Should Amalgam Fillings Be Removed?
There are millions of people who have amalgam fillings. Recently, there has been concern raised about the mercury used in these fillings — to the point that many feel they should have them removed immediately.
What is Amalgam?
Amalgam is an alloy made from 50% mercury and a combination of silver, copper, tin, and other metals. Mercury is added to make the mixture pliable and easy to place in the tooth. Mercury is toxic to humans, though the toxicity depends on the form and duration of exposure. The American Dental Association (ADA) believes that there is no reason not to use amalgam for health reasons.
There is research to support both sides of the question about the safety of amalgam. The ADA feels that removing fillings from otherwise healthy teeth may do more damage to the tooth. It also increases the risk of releasing higher amounts of mercury, which could be inhaled during the extraction. The ADA recommends that, unless they are worn, cracked, or there is decay beneath the filling, there is no reason to remove existing amalgam fillings. On the other hand, a long-term Scandinavian study showed that 78% of those who had amalgam removal done reported significant overall health improvement. Like so many treatment options, the course of action needs to be determined on a case-by-case basis.
Why Avoid Amalgam Fillings in the Future?
Whether amalgam is safe or not, there are other reasons you might want to avoid amalgam fillings:
- Allergic reactions are possible.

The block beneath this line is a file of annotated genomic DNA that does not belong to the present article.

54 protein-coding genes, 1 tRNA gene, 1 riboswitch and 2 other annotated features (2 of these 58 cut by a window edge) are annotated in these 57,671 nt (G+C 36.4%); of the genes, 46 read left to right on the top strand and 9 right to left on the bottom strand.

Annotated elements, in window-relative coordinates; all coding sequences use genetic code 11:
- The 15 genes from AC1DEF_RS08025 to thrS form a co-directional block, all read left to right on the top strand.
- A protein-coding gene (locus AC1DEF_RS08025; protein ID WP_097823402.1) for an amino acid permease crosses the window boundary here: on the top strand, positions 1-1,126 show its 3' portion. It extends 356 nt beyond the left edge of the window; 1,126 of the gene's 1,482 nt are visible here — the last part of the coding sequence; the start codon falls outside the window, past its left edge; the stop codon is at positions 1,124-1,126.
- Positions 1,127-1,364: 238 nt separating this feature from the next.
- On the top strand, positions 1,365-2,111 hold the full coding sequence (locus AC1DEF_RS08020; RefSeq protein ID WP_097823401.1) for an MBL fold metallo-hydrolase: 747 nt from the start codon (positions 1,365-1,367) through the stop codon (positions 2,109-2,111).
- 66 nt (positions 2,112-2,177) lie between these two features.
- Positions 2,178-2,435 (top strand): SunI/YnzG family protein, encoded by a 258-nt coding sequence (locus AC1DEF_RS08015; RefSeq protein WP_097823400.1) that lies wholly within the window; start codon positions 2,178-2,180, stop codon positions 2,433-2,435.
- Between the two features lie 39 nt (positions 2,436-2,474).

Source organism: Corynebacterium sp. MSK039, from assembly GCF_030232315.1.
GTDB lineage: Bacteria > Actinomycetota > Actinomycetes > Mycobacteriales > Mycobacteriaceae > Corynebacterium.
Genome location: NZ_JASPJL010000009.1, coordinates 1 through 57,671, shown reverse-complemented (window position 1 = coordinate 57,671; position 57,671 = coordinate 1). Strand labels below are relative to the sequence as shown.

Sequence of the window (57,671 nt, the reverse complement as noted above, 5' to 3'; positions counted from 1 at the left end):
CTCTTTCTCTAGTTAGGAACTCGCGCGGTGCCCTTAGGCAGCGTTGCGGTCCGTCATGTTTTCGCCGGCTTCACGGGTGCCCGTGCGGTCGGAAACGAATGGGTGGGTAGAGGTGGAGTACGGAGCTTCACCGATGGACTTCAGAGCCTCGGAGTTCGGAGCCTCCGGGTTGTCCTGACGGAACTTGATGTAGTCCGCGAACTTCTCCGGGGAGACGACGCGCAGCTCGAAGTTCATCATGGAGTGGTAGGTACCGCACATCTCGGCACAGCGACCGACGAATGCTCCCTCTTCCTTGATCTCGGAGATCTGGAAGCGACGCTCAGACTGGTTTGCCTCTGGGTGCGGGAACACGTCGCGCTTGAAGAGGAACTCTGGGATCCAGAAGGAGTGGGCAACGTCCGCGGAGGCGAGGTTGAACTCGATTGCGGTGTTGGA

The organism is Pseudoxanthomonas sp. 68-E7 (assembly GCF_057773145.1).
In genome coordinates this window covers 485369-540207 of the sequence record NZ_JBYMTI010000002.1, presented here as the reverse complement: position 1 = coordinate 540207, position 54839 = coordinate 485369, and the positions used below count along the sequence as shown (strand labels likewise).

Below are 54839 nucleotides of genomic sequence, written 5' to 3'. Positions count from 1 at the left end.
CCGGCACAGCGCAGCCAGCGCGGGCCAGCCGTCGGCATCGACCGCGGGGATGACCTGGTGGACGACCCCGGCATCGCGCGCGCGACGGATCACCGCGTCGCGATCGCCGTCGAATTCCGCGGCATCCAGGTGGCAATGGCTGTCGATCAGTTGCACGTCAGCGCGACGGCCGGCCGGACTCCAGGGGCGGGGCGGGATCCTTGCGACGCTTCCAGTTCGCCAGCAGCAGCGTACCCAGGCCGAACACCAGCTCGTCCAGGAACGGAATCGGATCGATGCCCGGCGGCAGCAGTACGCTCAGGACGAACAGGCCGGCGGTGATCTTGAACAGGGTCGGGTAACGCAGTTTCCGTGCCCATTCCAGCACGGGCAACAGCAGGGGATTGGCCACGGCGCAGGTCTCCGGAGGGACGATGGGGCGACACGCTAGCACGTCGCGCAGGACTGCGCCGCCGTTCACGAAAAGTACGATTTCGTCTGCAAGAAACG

Although it is rare, since there are several metals involved, there is the possibility that there could be allergic reactions to amalgam. Composite fillings are metal-free.
- Amalgam hides cavities from x-rays.
Silver blocks x-rays, so some problems beneath the fillings may remain hidden until serious problems develop.
- Amalgam restorations can be unsightly.
Amalgam can discolor over time. Composite fillings, however, are color matched to your tooth and don’t tarnish.
- Amalgam restorations can cause teeth to crack.
A silver filling acts like a wedge transmitting force to the rest of the tooth when biting or chewing. If the filling is large, the tooth may eventually crack or chip. Composite fillings bond to the tooth and spread the biting force over a greater surface, making the tooth stronger. Composite fillings also need less of the damaged tooth to be removed in preparation for filling than amalgam, further protecting the tooth.
- Amalgam restorations can lead to incremental exposure to Mercury.
Dentists use protective measures when working with amalgam for a reason. It is considered safe, but constant exposure raises its toxicity, so precautions must be taken. The same applies to you if you have exposure from eating seafood or if you work in an environment where mercury is present because the effects add up.
What is Amalgam?
At Star Dental, we put you and your needs first. We prefer to use composite fillings for many reasons, but we will explain your options and help you determine the best course of action regarding fillings. Of course, the best option is to brush and floss daily and maintain a regular schedule of dental visits to prevent any cavities in the first place! We serve patients in Roseville, California and the surrounding areas, so contact our office today to find out more about composite fillings.